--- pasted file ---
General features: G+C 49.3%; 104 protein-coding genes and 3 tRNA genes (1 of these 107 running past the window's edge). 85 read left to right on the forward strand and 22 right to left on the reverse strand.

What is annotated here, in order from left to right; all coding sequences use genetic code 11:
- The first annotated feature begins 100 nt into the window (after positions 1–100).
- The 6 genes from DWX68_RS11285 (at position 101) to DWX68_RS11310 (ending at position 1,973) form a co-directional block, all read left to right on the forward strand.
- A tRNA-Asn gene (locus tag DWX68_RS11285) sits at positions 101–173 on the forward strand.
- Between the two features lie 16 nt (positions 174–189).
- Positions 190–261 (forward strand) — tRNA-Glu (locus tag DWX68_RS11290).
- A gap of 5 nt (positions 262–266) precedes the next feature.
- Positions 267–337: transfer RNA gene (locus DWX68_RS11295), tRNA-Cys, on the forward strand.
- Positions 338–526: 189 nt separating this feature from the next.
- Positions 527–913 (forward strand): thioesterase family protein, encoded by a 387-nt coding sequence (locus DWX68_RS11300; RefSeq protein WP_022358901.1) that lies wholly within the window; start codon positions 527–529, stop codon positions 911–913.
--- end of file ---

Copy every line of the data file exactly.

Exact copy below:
General features: G+C 49.3%; 104 protein-coding genes and 3 tRNA genes (1 of these 107 running past the window's edge). 85 read left to right on the forward strand and 22 right to left on the reverse strand.

What is annotated here, in order from left to right; all coding sequences use genetic code 11:
- The first annotated feature begins 100 nt into the window (after positions 1–100).
- The 6 genes from DWX68_RS11285 (at position 101) to DWX68_RS11310 (ending at position 1,973) form a co-directional block, all read left to right on the forward strand.
- A tRNA-Asn gene (locus tag DWX68_RS11285) sits at positions 101–173 on the forward strand.
- Between the two features lie 16 nt (positions 174–189).
- Positions 190–261 (forward strand) — tRNA-Glu (locus tag DWX68_RS11290).
- A gap of 5 nt (positions 262–266) precedes the next feature.
- Positions 267–337: transfer RNA gene (locus DWX68_RS11295), tRNA-Cys, on the forward strand.
- Positions 338–526: 189 nt separating this feature from the next.
- Positions 527–913 (forward strand): thioesterase family protein, encoded by a 387-nt coding sequence (locus DWX68_RS11300; RefSeq protein WP_022358901.1) that lies wholly within the window; start codon positions 527–529, stop codon positions 911–913.